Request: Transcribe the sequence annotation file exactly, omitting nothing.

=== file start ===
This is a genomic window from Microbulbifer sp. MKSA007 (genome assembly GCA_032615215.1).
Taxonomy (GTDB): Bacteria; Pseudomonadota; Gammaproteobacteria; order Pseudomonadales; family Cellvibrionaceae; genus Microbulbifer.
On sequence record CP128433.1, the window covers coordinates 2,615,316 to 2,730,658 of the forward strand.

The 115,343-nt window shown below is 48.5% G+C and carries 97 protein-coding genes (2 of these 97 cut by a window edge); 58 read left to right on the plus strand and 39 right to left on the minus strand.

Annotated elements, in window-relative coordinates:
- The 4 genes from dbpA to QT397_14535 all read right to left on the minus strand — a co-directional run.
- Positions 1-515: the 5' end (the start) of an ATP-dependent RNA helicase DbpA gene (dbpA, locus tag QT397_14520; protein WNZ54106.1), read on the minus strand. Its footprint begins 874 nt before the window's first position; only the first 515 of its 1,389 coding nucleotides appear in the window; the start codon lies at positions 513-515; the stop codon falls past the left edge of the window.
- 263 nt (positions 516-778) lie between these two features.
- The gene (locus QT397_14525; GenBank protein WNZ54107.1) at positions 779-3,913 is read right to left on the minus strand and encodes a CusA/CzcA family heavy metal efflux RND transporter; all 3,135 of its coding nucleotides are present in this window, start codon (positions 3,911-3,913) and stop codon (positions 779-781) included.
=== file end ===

This is a genomic window from Microbulbifer sp. MKSA007 (genome assembly GCA_032615215.1).
Taxonomy (GTDB): Bacteria; Pseudomonadota; Gammaproteobacteria; order Pseudomonadales; family Cellvibrionaceae; genus Microbulbifer.
On sequence record CP128433.1, the window covers coordinates 2,615,316 to 2,730,658 of the forward strand.

The 115,343-nt window shown below is 48.5% G+C and carries 97 protein-coding genes (2 of these 97 cut by a window edge); 58 read left to right on the plus strand and 39 right to left on the minus strand.

Annotated elements, in window-relative coordinates:
- The 4 genes from dbpA to QT397_14535 all read right to left on the minus strand — a co-directional run.
- Positions 1-515: the 5' end (the start) of an ATP-dependent RNA helicase DbpA gene (dbpA, locus tag QT397_14520; protein WNZ54106.1), read on the minus strand. Its footprint begins 874 nt before the window's first position; only the first 515 of its 1,389 coding nucleotides appear in the window; the start codon lies at positions 513-515; the stop codon falls past the left edge of the window.
- 263 nt (positions 516-778) lie between these two features.
- The gene (locus QT397_14525; GenBank protein WNZ54107.1) at positions 779-3,913 is read right to left on the minus strand and encodes a CusA/CzcA family heavy metal efflux RND transporter; all 3,135 of its coding nucleotides are present in this window, start codon (positions 3,911-3,913) and stop codon (positions 779-781) included.